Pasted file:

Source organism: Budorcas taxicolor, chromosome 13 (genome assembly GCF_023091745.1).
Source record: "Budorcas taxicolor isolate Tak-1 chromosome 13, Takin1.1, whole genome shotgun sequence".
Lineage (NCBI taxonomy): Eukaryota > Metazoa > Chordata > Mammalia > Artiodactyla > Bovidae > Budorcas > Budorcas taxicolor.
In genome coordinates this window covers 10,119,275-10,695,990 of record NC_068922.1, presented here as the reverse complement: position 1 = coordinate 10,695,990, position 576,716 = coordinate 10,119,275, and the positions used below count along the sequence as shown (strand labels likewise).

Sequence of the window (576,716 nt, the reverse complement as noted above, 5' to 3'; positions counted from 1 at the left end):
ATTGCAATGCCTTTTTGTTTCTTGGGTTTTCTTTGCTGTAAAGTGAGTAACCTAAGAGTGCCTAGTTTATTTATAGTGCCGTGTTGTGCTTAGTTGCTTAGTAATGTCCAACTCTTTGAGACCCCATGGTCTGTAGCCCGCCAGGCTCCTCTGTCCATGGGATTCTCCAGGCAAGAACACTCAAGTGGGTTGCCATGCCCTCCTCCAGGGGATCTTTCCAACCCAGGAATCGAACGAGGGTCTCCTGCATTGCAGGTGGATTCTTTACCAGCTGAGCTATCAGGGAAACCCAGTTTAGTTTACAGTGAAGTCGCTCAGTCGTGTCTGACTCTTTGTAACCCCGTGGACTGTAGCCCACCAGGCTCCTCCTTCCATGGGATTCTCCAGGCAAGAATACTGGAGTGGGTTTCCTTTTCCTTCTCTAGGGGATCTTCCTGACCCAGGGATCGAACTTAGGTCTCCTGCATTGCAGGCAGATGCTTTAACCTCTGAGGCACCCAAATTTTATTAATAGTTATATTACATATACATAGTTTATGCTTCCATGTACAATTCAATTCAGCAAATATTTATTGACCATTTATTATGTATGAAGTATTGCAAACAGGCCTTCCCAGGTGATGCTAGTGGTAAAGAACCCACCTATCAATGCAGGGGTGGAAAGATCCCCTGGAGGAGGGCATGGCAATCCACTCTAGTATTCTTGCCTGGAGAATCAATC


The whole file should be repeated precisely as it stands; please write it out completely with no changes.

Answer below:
Source organism: Budorcas taxicolor, chromosome 13 (genome assembly GCF_023091745.1).
Source record: "Budorcas taxicolor isolate Tak-1 chromosome 13, Takin1.1, whole genome shotgun sequence".
Lineage (NCBI taxonomy): Eukaryota > Metazoa > Chordata > Mammalia > Artiodactyla > Bovidae > Budorcas > Budorcas taxicolor.
In genome coordinates this window covers 10,119,275-10,695,990 of record NC_068922.1, presented here as the reverse complement: position 1 = coordinate 10,695,990, position 576,716 = coordinate 10,119,275, and the positions used below count along the sequence as shown (strand labels likewise).

Sequence of the window (576,716 nt, the reverse complement as noted above, 5' to 3'; positions counted from 1 at the left end):
ATTGCAATGCCTTTTTGTTTCTTGGGTTTTCTTTGCTGTAAAGTGAGTAACCTAAGAGTGCCTAGTTTATTTATAGTGCCGTGTTGTGCTTAGTTGCTTAGTAATGTCCAACTCTTTGAGACCCCATGGTCTGTAGCCCGCCAGGCTCCTCTGTCCATGGGATTCTCCAGGCAAGAACACTCAAGTGGGTTGCCATGCCCTCCTCCAGGGGATCTTTCCAACCCAGGAATCGAACGAGGGTCTCCTGCATTGCAGGTGGATTCTTTACCAGCTGAGCTATCAGGGAAACCCAGTTTAGTTTACAGTGAAGTCGCTCAGTCGTGTCTGACTCTTTGTAACCCCGTGGACTGTAGCCCACCAGGCTCCTCCTTCCATGGGATTCTCCAGGCAAGAATACTGGAGTGGGTTTCCTTTTCCTTCTCTAGGGGATCTTCCTGACCCAGGGATCGAACTTAGGTCTCCTGCATTGCAGGCAGATGCTTTAACCTCTGAGGCACCCAAATTTTATTAATAGTTATATTACATATACATAGTTTATGCTTCCATGTACAATTCAATTCAGCAAATATTTATTGACCATTTATTATGTATGAAGTATTGCAAACAGGCCTTCCCAGGTGATGCTAGTGGTAAAGAACCCACCTATCAATGCAGGGGTGGAAAGATCCCCTGGAGGAGGGCATGGCAATCCACTCTAGTATTCTTGCCTGGAGAATCAATC